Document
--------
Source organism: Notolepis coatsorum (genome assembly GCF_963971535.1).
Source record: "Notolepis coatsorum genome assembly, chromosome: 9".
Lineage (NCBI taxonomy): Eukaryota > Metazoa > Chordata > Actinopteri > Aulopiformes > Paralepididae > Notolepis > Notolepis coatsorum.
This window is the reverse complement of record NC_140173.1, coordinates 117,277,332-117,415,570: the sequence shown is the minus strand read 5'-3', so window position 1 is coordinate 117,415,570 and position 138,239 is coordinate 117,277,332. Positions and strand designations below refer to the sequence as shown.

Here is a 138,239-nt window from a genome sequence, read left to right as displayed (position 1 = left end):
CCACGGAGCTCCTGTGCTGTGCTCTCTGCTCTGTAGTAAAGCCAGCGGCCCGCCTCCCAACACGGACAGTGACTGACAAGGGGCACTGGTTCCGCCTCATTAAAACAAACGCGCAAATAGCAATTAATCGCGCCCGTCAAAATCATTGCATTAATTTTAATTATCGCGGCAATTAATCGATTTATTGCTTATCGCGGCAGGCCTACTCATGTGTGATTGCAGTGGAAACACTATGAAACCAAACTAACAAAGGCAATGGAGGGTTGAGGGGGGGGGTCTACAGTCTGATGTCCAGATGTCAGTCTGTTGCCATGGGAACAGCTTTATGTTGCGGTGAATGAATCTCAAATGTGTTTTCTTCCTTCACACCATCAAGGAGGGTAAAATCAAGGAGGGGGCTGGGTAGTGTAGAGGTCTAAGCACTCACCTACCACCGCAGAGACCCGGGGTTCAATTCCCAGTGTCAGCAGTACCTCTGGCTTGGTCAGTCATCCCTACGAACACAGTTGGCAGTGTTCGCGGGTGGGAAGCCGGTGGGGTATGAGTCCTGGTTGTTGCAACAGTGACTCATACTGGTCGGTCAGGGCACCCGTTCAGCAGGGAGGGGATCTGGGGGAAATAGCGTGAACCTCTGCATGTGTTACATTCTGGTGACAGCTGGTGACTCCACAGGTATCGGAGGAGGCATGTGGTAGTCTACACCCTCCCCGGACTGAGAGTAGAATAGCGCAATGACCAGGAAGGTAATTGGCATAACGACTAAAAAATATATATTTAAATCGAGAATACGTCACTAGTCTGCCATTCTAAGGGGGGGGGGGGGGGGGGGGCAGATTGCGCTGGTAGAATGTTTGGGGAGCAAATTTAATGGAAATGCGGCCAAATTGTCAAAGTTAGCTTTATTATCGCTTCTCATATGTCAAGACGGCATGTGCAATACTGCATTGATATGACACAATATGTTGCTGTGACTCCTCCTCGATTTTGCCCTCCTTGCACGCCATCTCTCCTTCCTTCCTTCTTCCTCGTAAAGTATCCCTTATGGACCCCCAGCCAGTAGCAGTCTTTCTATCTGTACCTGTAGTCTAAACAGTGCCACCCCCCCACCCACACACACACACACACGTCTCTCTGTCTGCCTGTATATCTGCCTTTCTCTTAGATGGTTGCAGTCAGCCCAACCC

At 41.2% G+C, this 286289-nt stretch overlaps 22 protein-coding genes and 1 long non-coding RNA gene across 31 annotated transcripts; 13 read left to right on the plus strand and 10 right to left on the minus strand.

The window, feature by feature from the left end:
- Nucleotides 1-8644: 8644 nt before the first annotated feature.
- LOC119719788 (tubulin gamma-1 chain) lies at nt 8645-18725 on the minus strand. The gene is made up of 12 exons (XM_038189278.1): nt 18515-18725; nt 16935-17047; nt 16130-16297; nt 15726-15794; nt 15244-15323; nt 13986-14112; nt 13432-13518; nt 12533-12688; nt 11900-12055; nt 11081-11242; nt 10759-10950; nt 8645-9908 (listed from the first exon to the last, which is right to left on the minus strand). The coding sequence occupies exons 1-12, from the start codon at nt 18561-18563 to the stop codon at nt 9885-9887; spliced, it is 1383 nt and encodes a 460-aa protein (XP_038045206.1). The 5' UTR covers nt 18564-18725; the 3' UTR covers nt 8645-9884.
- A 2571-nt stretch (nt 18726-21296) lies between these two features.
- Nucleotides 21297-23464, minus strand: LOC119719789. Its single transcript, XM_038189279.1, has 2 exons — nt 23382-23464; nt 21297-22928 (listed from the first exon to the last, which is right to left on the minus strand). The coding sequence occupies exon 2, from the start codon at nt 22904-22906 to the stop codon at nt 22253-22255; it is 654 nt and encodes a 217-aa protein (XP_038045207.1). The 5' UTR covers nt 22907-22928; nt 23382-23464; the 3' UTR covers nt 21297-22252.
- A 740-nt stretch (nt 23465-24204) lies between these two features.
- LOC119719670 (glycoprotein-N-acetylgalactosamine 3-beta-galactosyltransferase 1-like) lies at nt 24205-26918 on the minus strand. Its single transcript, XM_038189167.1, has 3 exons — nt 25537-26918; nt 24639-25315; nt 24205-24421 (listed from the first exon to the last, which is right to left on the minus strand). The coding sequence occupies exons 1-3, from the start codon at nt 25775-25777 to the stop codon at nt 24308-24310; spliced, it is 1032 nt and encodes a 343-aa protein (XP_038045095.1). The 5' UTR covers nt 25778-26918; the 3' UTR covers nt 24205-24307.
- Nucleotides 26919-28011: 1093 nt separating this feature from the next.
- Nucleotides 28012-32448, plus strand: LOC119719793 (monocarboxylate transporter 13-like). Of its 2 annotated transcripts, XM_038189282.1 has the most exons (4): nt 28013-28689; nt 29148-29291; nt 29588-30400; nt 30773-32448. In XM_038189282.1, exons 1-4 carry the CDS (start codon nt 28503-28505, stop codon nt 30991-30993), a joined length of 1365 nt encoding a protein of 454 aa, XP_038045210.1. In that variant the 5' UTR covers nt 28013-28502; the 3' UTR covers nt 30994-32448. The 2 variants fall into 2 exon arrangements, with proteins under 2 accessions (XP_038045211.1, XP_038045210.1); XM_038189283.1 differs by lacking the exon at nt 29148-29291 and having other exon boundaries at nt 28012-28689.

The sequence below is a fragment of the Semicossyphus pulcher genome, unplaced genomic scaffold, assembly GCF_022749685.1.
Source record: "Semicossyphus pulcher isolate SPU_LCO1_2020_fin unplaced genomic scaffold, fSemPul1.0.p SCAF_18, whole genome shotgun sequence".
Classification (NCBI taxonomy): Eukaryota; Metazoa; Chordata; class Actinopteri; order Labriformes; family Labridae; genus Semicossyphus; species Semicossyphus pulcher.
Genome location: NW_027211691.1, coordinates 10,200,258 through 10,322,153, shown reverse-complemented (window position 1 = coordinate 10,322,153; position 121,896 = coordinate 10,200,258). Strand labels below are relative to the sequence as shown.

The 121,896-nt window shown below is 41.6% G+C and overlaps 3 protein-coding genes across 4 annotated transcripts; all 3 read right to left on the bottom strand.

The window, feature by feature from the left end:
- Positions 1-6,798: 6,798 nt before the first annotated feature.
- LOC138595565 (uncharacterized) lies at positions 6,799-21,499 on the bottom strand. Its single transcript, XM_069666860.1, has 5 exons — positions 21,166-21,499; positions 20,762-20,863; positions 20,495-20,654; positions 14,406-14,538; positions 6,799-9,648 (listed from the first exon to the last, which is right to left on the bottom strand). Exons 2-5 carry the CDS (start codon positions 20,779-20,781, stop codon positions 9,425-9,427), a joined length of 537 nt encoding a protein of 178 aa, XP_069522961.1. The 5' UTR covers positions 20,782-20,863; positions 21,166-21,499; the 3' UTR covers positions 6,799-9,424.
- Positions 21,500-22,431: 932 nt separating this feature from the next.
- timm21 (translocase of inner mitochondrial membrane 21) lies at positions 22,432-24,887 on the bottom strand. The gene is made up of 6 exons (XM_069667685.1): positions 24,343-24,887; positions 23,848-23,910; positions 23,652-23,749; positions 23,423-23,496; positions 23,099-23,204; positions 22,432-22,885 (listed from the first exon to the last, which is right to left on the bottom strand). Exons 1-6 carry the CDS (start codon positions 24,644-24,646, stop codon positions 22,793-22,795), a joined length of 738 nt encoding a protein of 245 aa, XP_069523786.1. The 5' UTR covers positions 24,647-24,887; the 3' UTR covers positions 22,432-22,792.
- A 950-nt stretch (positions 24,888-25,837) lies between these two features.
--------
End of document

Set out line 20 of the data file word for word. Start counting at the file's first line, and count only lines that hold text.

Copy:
Genome location: NW_027211691.1, coordinates 10,200,258 through 10,322,153, shown reverse-complemented (window position 1 = coordinate 10,322,153; position 121,896 = coordinate 10,200,258). Strand labels below are relative to the sequence as shown.